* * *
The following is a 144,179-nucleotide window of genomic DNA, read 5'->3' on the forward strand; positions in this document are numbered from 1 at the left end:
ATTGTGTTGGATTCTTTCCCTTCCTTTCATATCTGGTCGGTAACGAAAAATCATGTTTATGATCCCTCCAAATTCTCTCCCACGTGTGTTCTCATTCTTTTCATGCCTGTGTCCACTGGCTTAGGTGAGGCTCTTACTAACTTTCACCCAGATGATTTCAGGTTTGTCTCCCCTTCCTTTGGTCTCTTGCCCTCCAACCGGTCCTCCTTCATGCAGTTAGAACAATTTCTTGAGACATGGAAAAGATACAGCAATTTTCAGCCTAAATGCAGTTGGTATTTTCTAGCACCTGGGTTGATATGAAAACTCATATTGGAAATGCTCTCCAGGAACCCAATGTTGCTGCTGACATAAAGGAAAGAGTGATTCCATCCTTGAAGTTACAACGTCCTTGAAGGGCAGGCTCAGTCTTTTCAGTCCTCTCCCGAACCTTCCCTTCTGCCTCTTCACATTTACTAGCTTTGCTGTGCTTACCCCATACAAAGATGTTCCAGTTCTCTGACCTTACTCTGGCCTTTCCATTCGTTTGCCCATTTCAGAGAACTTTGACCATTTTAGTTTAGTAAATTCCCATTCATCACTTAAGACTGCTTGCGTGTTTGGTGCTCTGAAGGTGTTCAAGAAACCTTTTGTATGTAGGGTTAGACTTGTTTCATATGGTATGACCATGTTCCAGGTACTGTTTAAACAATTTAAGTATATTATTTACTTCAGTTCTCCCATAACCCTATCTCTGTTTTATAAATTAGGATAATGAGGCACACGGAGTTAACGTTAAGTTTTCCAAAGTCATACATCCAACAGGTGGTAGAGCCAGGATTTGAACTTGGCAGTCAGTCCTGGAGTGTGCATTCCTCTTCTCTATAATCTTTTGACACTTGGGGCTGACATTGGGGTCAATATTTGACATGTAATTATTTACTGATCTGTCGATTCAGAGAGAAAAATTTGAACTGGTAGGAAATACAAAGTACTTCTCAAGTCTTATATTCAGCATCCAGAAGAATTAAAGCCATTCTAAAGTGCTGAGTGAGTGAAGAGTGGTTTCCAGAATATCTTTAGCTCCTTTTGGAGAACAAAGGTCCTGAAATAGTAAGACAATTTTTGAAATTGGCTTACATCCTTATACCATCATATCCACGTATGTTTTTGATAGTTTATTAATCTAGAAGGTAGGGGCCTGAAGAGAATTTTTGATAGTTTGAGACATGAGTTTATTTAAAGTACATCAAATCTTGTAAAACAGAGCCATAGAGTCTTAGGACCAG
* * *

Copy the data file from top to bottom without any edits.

The following is a 144,179-nucleotide window of genomic DNA, read 5'->3' on the forward strand; positions in this document are numbered from 1 at the left end:
ATTGTGTTGGATTCTTTCCCTTCCTTTCATATCTGGTCGGTAACGAAAAATCATGTTTATGATCCCTCCAAATTCTCTCCCACGTGTGTTCTCATTCTTTTCATGCCTGTGTCCACTGGCTTAGGTGAGGCTCTTACTAACTTTCACCCAGATGATTTCAGGTTTGTCTCCCCTTCCTTTGGTCTCTTGCCCTCCAACCGGTCCTCCTTCATGCAGTTAGAACAATTTCTTGAGACATGGAAAAGATACAGCAATTTTCAGCCTAAATGCAGTTGGTATTTTCTAGCACCTGGGTTGATATGAAAACTCATATTGGAAATGCTCTCCAGGAACCCAATGTTGCTGCTGACATAAAGGAAAGAGTGATTCCATCCTTGAAGTTACAACGTCCTTGAAGGGCAGGCTCAGTCTTTTCAGTCCTCTCCCGAACCTTCCCTTCTGCCTCTTCACATTTACTAGCTTTGCTGTGCTTACCCCATACAAAGATGTTCCAGTTCTCTGACCTTACTCTGGCCTTTCCATTCGTTTGCCCATTTCAGAGAACTTTGACCATTTTAGTTTAGTAAATTCCCATTCATCACTTAAGACTGCTTGCGTGTTTGGTGCTCTGAAGGTGTTCAAGAAACCTTTTGTATGTAGGGTTAGACTTGTTTCATATGGTATGACCATGTTCCAGGTACTGTTTAAACAATTTAAGTATATTATTTACTTCAGTTCTCCCATAACCCTATCTCTGTTTTATAAATTAGGATAATGAGGCACACGGAGTTAACGTTAAGTTTTCCAAAGTCATACATCCAACAGGTGGTAGAGCCAGGATTTGAACTTGGCAGTCAGTCCTGGAGTGTGCATTCCTCTTCTCTATAATCTTTTGACACTTGGGGCTGACATTGGGGTCAATATTTGACATGTAATTATTTACTGATCTGTCGATTCAGAGAGAAAAATTTGAACTGGTAGGAAATACAAAGTACTTCTCAAGTCTTATATTCAGCATCCAGAAGAATTAAAGCCATTCTAAAGTGCTGAGTGAGTGAAGAGTGGTTTCCAGAATATCTTTAGCTCCTTTTGGAGAACAAAGGTCCTGAAATAGTAAGACAATTTTTGAAATTGGCTTACATCCTTATACCATCATATCCACGTATGTTTTTGATAGTTTATTAATCTAGAAGGTAGGGGCCTGAAGAGAATTTTTGATAGTTTGAGACATGAGTTTATTTAAAGTACATCAAATCTTGTAAAACAGAGCCATAGAGTCTTAGGACCAG